Weekly Review — June 28, 2011, 12:00 am

Weekly Review

[Image: All In My Eye, December 1853]

An American cattleman.

Revelers at New York Cityâ??s gay pride parade waved signs reading “Thank You Governor Cuomo” and “Promise Kept!” after New York became the sixth and largest U.S. state to legalize same-sex marriage. The state senate vote marked the culmination of an intensive lobbying campaign by gay-rights advocates and Governor Andrew Cuomo, backed by three wealthy Republican businessmen. “We were outgunned,” said Dennis Poust of the New York State Catholic Conference, which opposed the bill. “That is a lot to overcome.” Republican congresswoman and presidential candidate Michele Bachmann said she would support a constitutional amendment limiting marriage to heterosexual couples. “After all,” said Bachmann, “the family is the fundamental unit of government.”NY TimesChristian PostNY TimesTwenty Kurdish activists were applauded when they stumbled into Istanbulâ??s gay pride parade after fleeing tear gas fired by police at a nearby political demonstration, thousands of Libyans celebrated on the streets of Misrata after the International Criminal Court issued an arrest warrant for Muammar Gaddafi, and the Ukrainian activist group Femen demonstrated in Kiev on behalf of Saudi women, who are prohibited by law from driving. Covering their faces and baring their breasts, female protesters drove past the Saudi embassy chanting “cars for women, camels for men.”The GuardianRadio Free EuropeCNN

Walesâ??s Cardiff Royal Infirmary issued an apology for making elderly patients use tambourines to attract nurses’ attention. “Patients should never have to use a tambourine,” said Steve Allen, the hospital’s chief officer. “I also understand anecdotally that maracas were used, which was unacceptable.”BBCThe United Kingdomâ??s Health Protection Agency warned that “too much alcohol, drugs, sex and less than ideal hygiene” at summer music festivals could cause illness, and a man was discovered hiding in the tank of a portable toilet at the Hanuman Yoga Festival in Boulder, Colorado; according to police, festival security “tried to detain the suspect, but he ran away, covered in feces.”Yahoo News/ReutersWales OnlineThe town of Greenwood, Maine, voted not to rename Alcohol Mary Road, while a woman driving down Vroom Street in Jersey City fell asleep at the wheel and crashed into a mattress store.nj.comSun JournalDutch airline KLM announced plans to recycle used cooking oil into biofuel for its flights to and from France, and People for the Ethical Treatment of Animals sent an open letter to the Vatican asking that a proposed hybrid-fuel “popemobile” be made without leather, which the letter said was “hell for cows.”Huffington PostFox BusinessA man in Hawaii was fined $100 for slapping a monk seal. Maui News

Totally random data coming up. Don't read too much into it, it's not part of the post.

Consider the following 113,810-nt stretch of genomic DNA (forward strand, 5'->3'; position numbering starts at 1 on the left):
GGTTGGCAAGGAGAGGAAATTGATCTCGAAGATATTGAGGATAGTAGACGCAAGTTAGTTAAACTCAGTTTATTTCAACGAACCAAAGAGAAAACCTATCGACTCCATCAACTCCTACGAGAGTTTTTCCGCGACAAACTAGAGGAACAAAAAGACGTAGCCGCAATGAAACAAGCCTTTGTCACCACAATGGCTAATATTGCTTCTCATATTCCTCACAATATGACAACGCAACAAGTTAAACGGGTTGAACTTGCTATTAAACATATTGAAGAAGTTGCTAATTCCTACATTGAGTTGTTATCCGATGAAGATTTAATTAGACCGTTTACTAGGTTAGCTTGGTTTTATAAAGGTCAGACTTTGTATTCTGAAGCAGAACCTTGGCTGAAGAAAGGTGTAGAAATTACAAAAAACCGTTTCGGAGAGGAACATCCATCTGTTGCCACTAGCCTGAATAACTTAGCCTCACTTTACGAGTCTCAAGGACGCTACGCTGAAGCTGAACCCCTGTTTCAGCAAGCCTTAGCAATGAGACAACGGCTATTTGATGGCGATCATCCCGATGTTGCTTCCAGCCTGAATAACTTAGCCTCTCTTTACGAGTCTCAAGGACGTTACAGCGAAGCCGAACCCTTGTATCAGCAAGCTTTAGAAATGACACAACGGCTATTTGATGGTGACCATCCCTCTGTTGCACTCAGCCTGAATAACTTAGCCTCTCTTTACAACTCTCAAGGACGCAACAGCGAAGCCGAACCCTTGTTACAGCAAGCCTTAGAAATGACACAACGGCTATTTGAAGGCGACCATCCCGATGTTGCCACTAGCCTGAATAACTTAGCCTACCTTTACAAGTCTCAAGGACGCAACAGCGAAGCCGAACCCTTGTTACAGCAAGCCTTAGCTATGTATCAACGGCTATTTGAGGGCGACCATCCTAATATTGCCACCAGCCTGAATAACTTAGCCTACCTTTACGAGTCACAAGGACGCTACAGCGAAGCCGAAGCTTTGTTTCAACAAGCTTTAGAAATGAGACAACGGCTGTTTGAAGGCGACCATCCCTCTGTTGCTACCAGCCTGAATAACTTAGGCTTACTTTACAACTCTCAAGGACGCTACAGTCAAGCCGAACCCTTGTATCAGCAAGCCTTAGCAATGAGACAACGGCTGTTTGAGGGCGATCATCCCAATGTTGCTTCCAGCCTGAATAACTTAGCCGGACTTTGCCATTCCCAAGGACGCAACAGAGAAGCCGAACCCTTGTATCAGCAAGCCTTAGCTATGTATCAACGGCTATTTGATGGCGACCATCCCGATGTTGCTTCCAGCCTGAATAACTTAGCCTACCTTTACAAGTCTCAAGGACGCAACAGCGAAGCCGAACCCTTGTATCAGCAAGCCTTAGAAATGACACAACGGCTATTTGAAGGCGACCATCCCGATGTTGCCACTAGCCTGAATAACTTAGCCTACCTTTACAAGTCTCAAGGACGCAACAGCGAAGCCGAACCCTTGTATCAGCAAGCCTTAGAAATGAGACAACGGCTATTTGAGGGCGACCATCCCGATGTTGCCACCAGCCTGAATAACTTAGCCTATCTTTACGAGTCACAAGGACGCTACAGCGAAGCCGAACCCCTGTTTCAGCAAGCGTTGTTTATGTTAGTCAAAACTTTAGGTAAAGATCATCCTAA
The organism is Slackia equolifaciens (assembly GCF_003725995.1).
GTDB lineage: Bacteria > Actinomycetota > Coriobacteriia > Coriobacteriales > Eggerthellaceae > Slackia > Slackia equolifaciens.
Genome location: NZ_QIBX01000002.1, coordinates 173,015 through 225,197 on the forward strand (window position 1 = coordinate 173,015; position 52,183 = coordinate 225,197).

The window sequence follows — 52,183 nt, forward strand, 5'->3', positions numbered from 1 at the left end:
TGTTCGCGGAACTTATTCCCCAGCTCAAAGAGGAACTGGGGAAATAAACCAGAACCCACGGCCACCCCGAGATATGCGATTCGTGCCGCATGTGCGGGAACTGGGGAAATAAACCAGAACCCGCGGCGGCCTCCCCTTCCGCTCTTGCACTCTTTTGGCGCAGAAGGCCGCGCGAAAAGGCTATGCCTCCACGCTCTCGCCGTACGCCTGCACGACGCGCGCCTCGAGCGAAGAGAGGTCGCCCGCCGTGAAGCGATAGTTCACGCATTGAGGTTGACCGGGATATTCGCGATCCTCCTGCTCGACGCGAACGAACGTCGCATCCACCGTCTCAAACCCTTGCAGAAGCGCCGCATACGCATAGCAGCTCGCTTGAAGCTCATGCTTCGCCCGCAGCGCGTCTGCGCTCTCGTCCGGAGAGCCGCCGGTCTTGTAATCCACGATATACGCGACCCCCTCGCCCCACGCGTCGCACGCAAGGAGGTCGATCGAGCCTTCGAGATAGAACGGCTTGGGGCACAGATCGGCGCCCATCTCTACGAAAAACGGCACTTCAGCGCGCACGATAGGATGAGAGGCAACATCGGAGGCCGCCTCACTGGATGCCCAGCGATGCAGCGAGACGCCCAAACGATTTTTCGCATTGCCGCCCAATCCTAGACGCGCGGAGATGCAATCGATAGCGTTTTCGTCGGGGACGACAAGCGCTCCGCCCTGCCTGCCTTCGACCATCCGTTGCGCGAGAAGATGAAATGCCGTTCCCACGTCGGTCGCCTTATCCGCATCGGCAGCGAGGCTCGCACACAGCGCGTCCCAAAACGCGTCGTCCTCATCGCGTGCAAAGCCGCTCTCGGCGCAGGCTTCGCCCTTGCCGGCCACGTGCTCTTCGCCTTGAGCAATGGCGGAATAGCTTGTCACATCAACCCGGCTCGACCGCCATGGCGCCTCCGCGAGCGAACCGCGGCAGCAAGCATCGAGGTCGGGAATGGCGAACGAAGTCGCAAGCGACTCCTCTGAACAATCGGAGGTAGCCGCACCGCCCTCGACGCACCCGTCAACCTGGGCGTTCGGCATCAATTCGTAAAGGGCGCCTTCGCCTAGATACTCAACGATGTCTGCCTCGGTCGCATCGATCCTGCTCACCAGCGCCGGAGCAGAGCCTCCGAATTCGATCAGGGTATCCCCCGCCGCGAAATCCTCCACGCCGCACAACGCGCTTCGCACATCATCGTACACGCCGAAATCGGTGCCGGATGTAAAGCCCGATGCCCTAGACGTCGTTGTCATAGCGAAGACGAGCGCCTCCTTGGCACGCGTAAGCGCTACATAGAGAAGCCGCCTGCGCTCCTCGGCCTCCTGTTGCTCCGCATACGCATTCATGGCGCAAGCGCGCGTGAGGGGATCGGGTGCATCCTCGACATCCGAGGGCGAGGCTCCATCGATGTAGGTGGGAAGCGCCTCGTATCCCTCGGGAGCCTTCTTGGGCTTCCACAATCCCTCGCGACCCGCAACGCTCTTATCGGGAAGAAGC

Britain’s National Marine Aquarium announced plans to slather an epileptic loggerhead turtle named Snorkel in petroleum jelly and transport her to an MRI machine to check for a brain tumor. BBCIn New Zealand, a lost emperor penguin was sent from Peka Peka Beach to the Wellington Zoo for veterinary care after it was seen eating sand and driftwood twigs, which it then tried to regurgitate.Associated PressManagers at a German chemical company began storing their cell phones in biscuit tins in order to guard against industrial espionage, researchers from Texas found that ground-dwelling songbirds avoid building nests near sites where they overhear chipmunk trills, chips, and chucks, and researchers from Ohio found that woodchucks pay less attention to chipmunk distress signals than chipmunks pay to woodchuck signals. “Maybe the woodchucks are just desensitized to the chipmunk alarm calls,” said one scientist. “Chipmunks are really chatty.” BBCWiredAFP via GoogleThe Chinese government released dissident artist Ai Weiwei from prison but banned him from using Twitter. Prior to his arrest, Ai had posted 60,162 tweets. “The country will continue to stride forward,” reported the state-run Global Times newspaper, “and it will not pay heed toward this inane chatter.”UK Telegraph